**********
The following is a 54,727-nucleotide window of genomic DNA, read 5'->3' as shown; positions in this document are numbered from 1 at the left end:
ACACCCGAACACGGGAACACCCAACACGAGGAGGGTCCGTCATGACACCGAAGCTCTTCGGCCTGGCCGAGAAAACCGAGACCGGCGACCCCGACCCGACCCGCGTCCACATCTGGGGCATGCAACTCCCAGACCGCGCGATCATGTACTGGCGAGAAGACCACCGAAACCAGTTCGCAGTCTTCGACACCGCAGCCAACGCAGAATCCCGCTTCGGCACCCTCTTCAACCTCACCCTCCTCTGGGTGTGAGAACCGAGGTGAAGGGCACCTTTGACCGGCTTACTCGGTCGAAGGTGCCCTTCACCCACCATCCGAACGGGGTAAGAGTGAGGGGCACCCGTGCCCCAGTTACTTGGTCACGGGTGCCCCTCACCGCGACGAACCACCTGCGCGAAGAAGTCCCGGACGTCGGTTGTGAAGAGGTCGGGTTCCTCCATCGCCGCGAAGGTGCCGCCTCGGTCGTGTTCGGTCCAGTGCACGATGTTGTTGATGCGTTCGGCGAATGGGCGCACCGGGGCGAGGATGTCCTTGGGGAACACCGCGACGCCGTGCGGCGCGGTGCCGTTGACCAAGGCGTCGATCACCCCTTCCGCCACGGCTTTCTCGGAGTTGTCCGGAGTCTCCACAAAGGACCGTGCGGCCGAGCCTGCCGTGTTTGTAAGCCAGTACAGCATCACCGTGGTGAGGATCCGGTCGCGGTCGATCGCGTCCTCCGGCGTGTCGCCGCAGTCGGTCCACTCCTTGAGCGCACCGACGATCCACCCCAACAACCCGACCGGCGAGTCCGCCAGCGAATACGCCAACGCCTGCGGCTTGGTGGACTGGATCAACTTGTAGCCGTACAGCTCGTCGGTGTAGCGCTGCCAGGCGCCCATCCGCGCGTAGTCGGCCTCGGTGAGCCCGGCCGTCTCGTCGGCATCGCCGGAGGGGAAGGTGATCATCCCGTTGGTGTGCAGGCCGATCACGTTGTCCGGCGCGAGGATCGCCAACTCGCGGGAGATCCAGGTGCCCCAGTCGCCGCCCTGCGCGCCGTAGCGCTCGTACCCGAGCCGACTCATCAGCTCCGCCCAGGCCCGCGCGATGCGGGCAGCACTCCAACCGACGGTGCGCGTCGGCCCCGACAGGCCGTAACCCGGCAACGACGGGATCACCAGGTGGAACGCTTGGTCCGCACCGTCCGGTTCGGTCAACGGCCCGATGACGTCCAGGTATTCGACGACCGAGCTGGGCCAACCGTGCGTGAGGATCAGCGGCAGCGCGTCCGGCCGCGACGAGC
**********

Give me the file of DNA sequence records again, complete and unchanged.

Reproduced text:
The following is a 54,727-nucleotide window of genomic DNA, read 5'->3' as shown; positions in this document are numbered from 1 at the left end:
ACACCCGAACACGGGAACACCCAACACGAGGAGGGTCCGTCATGACACCGAAGCTCTTCGGCCTGGCCGAGAAAACCGAGACCGGCGACCCCGACCCGACCCGCGTCCACATCTGGGGCATGCAACTCCCAGACCGCGCGATCATGTACTGGCGAGAAGACCACCGAAACCAGTTCGCAGTCTTCGACACCGCAGCCAACGCAGAATCCCGCTTCGGCACCCTCTTCAACCTCACCCTCCTCTGGGTGTGAGAACCGAGGTGAAGGGCACCTTTGACCGGCTTACTCGGTCGAAGGTGCCCTTCACCCACCATCCGAACGGGGTAAGAGTGAGGGGCACCCGTGCCCCAGTTACTTGGTCACGGGTGCCCCTCACCGCGACGAACCACCTGCGCGAAGAAGTCCCGGACGTCGGTTGTGAAGAGGTCGGGTTCCTCCATCGCCGCGAAGGTGCCGCCTCGGTCGTGTTCGGTCCAGTGCACGATGTTGTTGATGCGTTCGGCGAATGGGCGCACCGGGGCGAGGATGTCCTTGGGGAACACCGCGACGCCGTGCGGCGCGGTGCCGTTGACCAAGGCGTCGATCACCCCTTCCGCCACGGCTTTCTCGGAGTTGTCCGGAGTCTCCACAAAGGACCGTGCGGCCGAGCCTGCCGTGTTTGTAAGCCAGTACAGCATCACCGTGGTGAGGATCCGGTCGCGGTCGATCGCGTCCTCCGGCGTGTCGCCGCAGTCGGTCCACTCCTTGAGCGCACCGACGATCCACCCCAACAACCCGACCGGCGAGTCCGCCAGCGAATACGCCAACGCCTGCGGCTTGGTGGACTGGATCAACTTGTAGCCGTACAGCTCGTCGGTGTAGCGCTGCCAGGCGCCCATCCGCGCGTAGTCGGCCTCGGTGAGCCCGGCCGTCTCGTCGGCATCGCCGGAGGGGAAGGTGATCATCCCGTTGGTGTGCAGGCCGATCACGTTGTCCGGCGCGAGGATCGCCAACTCGCGGGAGATCCAGGTGCCCCAGTCGCCGCCCTGCGCGCCGTAGCGCTCGTACCCGAGCCGACTCATCAGCTCCGCCCAGGCCCGCGCGATGCGGGCAGCACTCCAACCGACGGTGCGCGTCGGCCCCGACAGGCCGTAACCCGGCAACGACGGGATCACCAGGTGGAACGCTTGGTCCGCACCGTCCGGTTCGGTCAACGGCCCGATGACGTCCAGGTATTCGACGACCGAGCTGGGCCAACCGTGCGTGAGGATCAGCGGCAGCGCGTCCGGCCGCGACGAGC